It is also possible here for one or preferably two non-adjacent —CH2— groups in one of the cyclohexane rings to be replaced by oxygen atoms or for two adjacent —CH2— groups to be replaced by one —CH═CH— group.

In the case of compounds having a total of only two six-membered rings, it is also possible, if desired, for one of the two cyclohexane rings to be replaced by 1.4-phenylene, which may also, if desired, be laterally difluorinated or preferably monofluorinated.

The liquid-crystal mixtures preferably comprise one or more compounds containing a structural unit of the formula i in which n is 2.

The liquid-crystal mixtures used in the liquid-crystal switching elements according to the invention preferably comprise

a component A consisting of compounds having 2 six-membered rings,

a component B consisting of compounds having 3 six-membered rings, and, if desired,

a component C consisting of compounds having 4 six-membered rings.

The liquid-crystal mixtures preferably essentially consist of components A, B and, if desired, C.

Particularly preferred liquid-crystal mixtures comprise one or more

dielectrically neutral compounds of the formula I

in which

R11 is n-alkyl having from 1 to 5 carbon atoms,

R12 is n-alkyl having from 1 to 5 carbon atoms, 1E-alkenyl, preferably vinyl, or n-alkoxy having from 1 to 6 carbon atoms,

optionally dielectrically positive compounds selected from the group consisting of the formulae II and II′

in which

R21 is n-alkyl or 1E-alkenyl having from 3 to 7 or from 2 to 8, preferably from 5 to 7 or from 4 to 6 carbon atoms respectively,

Z2 is a single bond or —CH2CH2

and

X2 is OCF3, CF3 or CH2CH2CF3, preferably CF3 or CH2CH2CF3,

in which

R2′ is n-alkyl or 1E-alkenyl having from 3 to 7 or from 2 to 8, preferably having from 5 to 7 or from 4 to 6 carbon atoms respectively,

Z2′ is a single bond or —CH2CH2—,

X2′ is OCF2H, OCF3 or F, preferably F,

and

Y2′ and Z2′, independently of one another, are H or F,

and

compounds of the formula III

in which

R31 is n-alkyl or 1E-alkenyl having from 2 to 7, preferably from 2 to 5, carbon atoms,

Z31 and Z32 may each be a single bond of Z31 and Z32 and —CH2CH2— or —CF2CF2—, preferably —CH2CH2, but particularly preferably are both a single bond,

X3 is OCF2, OCF3 or F,

Y3 and Z3, independently of one another, are H or F,

in the case of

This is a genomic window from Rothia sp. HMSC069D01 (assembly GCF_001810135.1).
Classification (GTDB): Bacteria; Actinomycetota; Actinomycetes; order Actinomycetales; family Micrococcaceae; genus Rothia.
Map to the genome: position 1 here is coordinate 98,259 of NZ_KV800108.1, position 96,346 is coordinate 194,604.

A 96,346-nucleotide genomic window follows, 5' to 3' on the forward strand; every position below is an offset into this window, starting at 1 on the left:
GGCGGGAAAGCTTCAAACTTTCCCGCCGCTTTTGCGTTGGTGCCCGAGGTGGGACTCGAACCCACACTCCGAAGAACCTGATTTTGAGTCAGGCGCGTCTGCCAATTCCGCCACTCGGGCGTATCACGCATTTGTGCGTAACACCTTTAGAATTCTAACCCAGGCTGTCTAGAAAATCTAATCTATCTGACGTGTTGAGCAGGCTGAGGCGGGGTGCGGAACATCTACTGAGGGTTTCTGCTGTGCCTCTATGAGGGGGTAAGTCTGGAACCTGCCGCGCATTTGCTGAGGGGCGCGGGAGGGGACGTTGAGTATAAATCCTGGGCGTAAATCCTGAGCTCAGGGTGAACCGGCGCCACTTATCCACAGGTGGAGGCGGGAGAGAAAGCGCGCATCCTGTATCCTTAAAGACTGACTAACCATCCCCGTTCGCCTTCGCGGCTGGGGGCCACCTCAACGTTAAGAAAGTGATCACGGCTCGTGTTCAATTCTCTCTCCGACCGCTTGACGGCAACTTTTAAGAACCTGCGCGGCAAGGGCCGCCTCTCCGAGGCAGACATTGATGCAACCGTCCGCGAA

X3=OCF2 both Y3 and Z3 are preferably F,

in the case of

X3=F both Y3 and Z3 are preferably F,

in the case of

X3=OCF3 one of Y3 and Z3 is preferably F, and the other is H,

optionally one or more compounds selected from the group consisting of the compounds of the formulae IV and V

in which

R4 is n-alkyl or 1E-alkenyl having from 2 to 5, preferably having from 2 to 5 carbon atoms,

X4 is OCF2H, OCF3 or F, preferably F or OCF3,

Y4 and Z4, independently of one another, are H or F,

in the case of

X=F and

both Y4 and Z4 are preferably F

in the case of

X=OCF3 and particularly preferably in the case of

one of Y3 and Z3 is F, and the other is H.

in which

R5 is n-alkyl or 1E-alkenyl having from 2 to 5 carbon atoms,

Z51 is a single bond or —CH2CH2—,

X5 is F, OCF3 or OCF2H,

Y5 and Z5, independently of one another, are H or F,

preferably

X5, Y5 and Z5 are all F,

optionally one or more compounds of high clearing point selected from the group consisting of the compounds of the formulae VI to XI

in which R71 and R72, R81 and R82, R91 and R92, R10 and R11 are each, independently of one another, as defined above for R11 and R12 in the formulae I,

L81 and L91 are H or F, and

X10, Y10 and Z10, and X11, Y11 and Z11 are each, independently of one another, as defined above for X3, Y3, and Z3 in the formulae III.

The liquid-crystal mixtures in accordance with the present application preferably comprise from 4 to 36 compounds, particularly preferably from 6 to 25 compounds and very particularly preferably from 7 to 20 compounds.

Particularly preferred liquid-crystal mixtures comprise one or more compounds selected from the group consisting of the following compounds from Table 3 and especially preferably in each case one or more compounds of at least three, preferably of at least four, different formulae of those listed in Table 3 below.

TABLE 3
Preferred compounds

The temperature range of the nematic phase preferably extends from −20 C. to 60 C., particularly preferably from −30 C. to 70 C. and very particularly from 40 C. to 80 C. The birefringence is preferably from 0.040 to 0.070, particularly preferably from 0.050 to 0.065 and very particularly preferably from 0.054 to 0.063. The rotational viscosity is preferably from 60 to 170 m Pa s, particularly preferably from 80 to 150 m Pa s and very particularly preferably from 90 to 139 m Pa s. The threshold voltage (V10) in the switching elements according to the invention is preferably from 0.9 V to 2.7 V, particularly preferably from 1.1 V to 2.5 V and very particularly preferably from 1.2 V to 2.0 V. The sum response times for switching between V10 and V90 and back in the switching elements according to the invention are preferably at most 100 ms, particularly preferably at most 80 ms, very particularly preferably 60 ms or less. For faster applications, the sum response times are 50 ms or less, preferably 45 ms or less, particularly preferably 40 ms or less, especially 40 ms or less and very particularly preferably 30 ms or less.